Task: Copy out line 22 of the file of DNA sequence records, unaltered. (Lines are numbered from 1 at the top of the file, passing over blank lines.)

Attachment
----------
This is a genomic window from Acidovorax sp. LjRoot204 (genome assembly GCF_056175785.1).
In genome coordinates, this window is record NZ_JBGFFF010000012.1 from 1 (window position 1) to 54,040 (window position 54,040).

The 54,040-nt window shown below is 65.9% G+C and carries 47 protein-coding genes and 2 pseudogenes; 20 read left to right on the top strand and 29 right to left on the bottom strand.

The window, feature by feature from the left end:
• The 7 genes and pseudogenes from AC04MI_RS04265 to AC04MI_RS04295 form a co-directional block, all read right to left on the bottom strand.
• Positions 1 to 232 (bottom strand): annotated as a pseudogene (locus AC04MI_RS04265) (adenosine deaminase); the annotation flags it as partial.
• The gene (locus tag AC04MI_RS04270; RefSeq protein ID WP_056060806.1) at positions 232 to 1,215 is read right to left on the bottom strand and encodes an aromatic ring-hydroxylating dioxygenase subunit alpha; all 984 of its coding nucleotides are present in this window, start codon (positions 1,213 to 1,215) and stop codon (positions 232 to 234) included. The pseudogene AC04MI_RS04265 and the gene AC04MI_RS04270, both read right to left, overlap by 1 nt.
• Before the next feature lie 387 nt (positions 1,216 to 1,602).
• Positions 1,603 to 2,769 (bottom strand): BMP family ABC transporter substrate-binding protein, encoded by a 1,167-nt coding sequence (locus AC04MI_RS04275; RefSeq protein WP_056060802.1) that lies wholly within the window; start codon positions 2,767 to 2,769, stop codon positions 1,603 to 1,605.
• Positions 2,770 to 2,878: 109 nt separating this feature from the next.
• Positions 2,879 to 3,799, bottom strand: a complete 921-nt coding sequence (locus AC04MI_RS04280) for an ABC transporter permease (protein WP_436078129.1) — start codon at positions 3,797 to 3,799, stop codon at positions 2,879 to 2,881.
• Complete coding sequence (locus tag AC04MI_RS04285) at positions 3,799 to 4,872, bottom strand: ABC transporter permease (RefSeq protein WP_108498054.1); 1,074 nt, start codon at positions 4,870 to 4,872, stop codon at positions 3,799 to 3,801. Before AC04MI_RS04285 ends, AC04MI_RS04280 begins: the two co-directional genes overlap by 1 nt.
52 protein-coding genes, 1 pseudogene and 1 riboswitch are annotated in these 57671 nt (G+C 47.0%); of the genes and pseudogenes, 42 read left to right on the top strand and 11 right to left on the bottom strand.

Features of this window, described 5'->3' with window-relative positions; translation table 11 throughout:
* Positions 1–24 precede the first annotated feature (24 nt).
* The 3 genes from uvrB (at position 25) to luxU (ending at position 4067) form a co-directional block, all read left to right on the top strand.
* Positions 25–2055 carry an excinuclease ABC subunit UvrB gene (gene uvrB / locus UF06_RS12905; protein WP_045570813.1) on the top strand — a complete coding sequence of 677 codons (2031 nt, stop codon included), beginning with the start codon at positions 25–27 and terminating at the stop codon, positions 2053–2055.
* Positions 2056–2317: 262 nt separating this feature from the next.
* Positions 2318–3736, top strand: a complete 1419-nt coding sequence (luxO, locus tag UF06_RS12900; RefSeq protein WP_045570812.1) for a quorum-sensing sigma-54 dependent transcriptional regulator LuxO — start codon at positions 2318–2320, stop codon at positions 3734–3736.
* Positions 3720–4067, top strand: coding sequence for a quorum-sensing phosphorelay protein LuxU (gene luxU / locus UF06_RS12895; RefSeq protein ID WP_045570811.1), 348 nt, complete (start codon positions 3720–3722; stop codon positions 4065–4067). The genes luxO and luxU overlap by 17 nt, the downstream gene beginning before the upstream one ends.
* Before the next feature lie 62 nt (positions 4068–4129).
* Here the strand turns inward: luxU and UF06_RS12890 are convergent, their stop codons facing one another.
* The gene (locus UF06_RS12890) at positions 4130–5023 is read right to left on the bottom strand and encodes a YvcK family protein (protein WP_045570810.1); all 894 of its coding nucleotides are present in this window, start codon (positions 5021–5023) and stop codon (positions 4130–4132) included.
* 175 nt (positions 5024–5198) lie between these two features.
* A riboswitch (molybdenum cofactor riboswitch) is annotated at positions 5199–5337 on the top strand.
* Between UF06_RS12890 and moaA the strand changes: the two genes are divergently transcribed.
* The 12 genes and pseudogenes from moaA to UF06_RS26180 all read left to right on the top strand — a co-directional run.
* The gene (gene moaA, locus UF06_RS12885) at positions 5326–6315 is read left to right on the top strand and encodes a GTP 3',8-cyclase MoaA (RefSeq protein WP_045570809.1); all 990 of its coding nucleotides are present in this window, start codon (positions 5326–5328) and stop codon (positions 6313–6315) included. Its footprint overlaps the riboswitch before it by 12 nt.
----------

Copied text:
* Here the strand turns inward: luxU and UF06_RS12890 are convergent, their stop codons facing one another.